Yes it would, 1. no it doesn't. it doesn't change the flight rate enough 2.  gov't work doesn't always do this.
4. No way it does that. They will only do this if there is no risk

Offline Jorge

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Re: Tourist trips to the Moon based on NASA hardware?
« Reply #24 on: 02/03/2009 01:26 AM »

Suppose you you get a whole crew of tourists that will pay for the whole mission. Why would they need to go through a full 2 years training? They want to be just tourists, they want to go 'sight-seeing'. Why not?

Because if the mission fails, NASA will be blamed, period. Doesn't matter if the tourists pay for the whole thing or not.

From NASA's point of view, there is no upside to this, and a whole lot of downside. They will never go for this.
JRF

Offline mduncan36

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Re: Tourist trips to the Moon based on NASA hardware?
« Reply #25 on: 02/03/2009 01:58 AM »
NASA's mission is to explore universe - so they should fulfill their mission - they should do everything that helps the exploration.

NASA's mission is indeed exploration but that is not tourism. You also need to consider costs that go far beyond just the hardware. Training the tourists, the enormous ground support for a lunar mission, liability issues, etc. What about setting standards for tourists and deciding who gets to go? NASA is one little office of an enormous beauracracy and believe me, the Depts. of Transportation, Commerce, and others I haven't thought of would want or need to be involved. I can also hear congress howling about how all this taxpayer money that went into developing the space infrastructure was being diverted from its real purpose to send leisure junkets to the moon. NASA would not be allowed to keep any funds that might be generated. Any income would go to the treasury because NASA is not a money making enterprise.

No way, uh-uh, not gonna' happen.

Offline Ben the Space Brit

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Re: Tourist trips to the Moon based on NASA hardware?
« Reply #26 on: 02/03/2009 11:01 AM »
I read somewhere that LM were working with a third party concern on a spaceplane LEO orbiter called the Dreamchaser.  If my understanding is correct, what is the crew capacity and could it be modified for beyond-LEO (such as trans-lunar free-return joyrides)?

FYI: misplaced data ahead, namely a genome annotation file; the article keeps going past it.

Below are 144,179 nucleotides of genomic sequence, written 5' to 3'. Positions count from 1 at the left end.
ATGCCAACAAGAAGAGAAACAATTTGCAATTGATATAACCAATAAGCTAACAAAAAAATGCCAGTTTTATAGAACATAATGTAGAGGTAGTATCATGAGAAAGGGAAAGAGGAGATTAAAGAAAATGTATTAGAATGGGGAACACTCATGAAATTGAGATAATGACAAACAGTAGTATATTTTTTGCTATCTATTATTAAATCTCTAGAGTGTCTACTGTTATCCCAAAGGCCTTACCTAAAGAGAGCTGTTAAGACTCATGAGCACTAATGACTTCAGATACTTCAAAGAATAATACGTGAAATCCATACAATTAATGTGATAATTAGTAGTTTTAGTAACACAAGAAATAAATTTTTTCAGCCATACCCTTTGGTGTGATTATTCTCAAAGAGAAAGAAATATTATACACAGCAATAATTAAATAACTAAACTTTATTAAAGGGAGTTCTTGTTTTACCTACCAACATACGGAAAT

Onto a different matter, it is a brain-bug of mine that there should be a universal docking and mating archetecture so that you could have a multiple-provider archetecture.  Say... Space Adventures buying Dragon-Evolved (good for beyond-LEO) from Space-X and a Falcon-9 as a CLV, a Centaur EDS and Atlas-VH as a CaLV from LM and a ATV/habitat module launched by Arianne-5 from Ariannespace.  As the modules will all have a common berthing mechanisms and will have compatible control cybernetics, it would just be a matter of mating them all together in LEO and setting off.

The commercial application is immediately plain, if enforced by rigorous-enough anti-trust laws.  The various companies would be in a competition to develop the cheapest, most cost-effective and most comfortable components for tour providers to buy for their flights.

I know that, in real life, it would be somewhat more complex than as I outlined.  However, if the technology were originally developed in an effort to further internationalise manned space exploration, it would also lead to commercial applications such as those I have suggested above.
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Offline Yegor

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Re: Tourist trips to the Moon based on NASA hardware?
« Reply #27 on: 02/04/2009 01:39 PM »
Onto a different matter, it is a brain-bug of mine that there should be a universal docking and mating archetecture so that you could have a multiple-provider archetecture.  Say... Space Adventures buying Dragon-Evolved (good for beyond-LEO) from Space-X and a Falcon-9 as a CLV, a Centaur EDS and Atlas-VH as a CaLV from LM and a ATV/habitat module launched by Arianne-5 from Ariannespace.  As the modules will all have a common berthing mechanisms and will have compatible control cybernetics, it would just be a matter of mating them all together in LEO and setting off.

The commercial application is immediately plain, if enforced by rigorous-enough anti-trust laws.  The various companies would be in a competition to develop the cheapest, most cost-effective and most comfortable components for tour providers to buy for their flights.

I know that, in real life, it would be somewhat more complex than as I outlined.  However, if the technology were originally developed in an effort to further internationalise manned space exploration, it would also lead to commercial applications such as those I have suggested above.

When the time comes I think that it will not be a problem - they do assemble ISS internationally now.


Offline Yegor

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Re: Tourist trips to the Moon based on NASA hardware?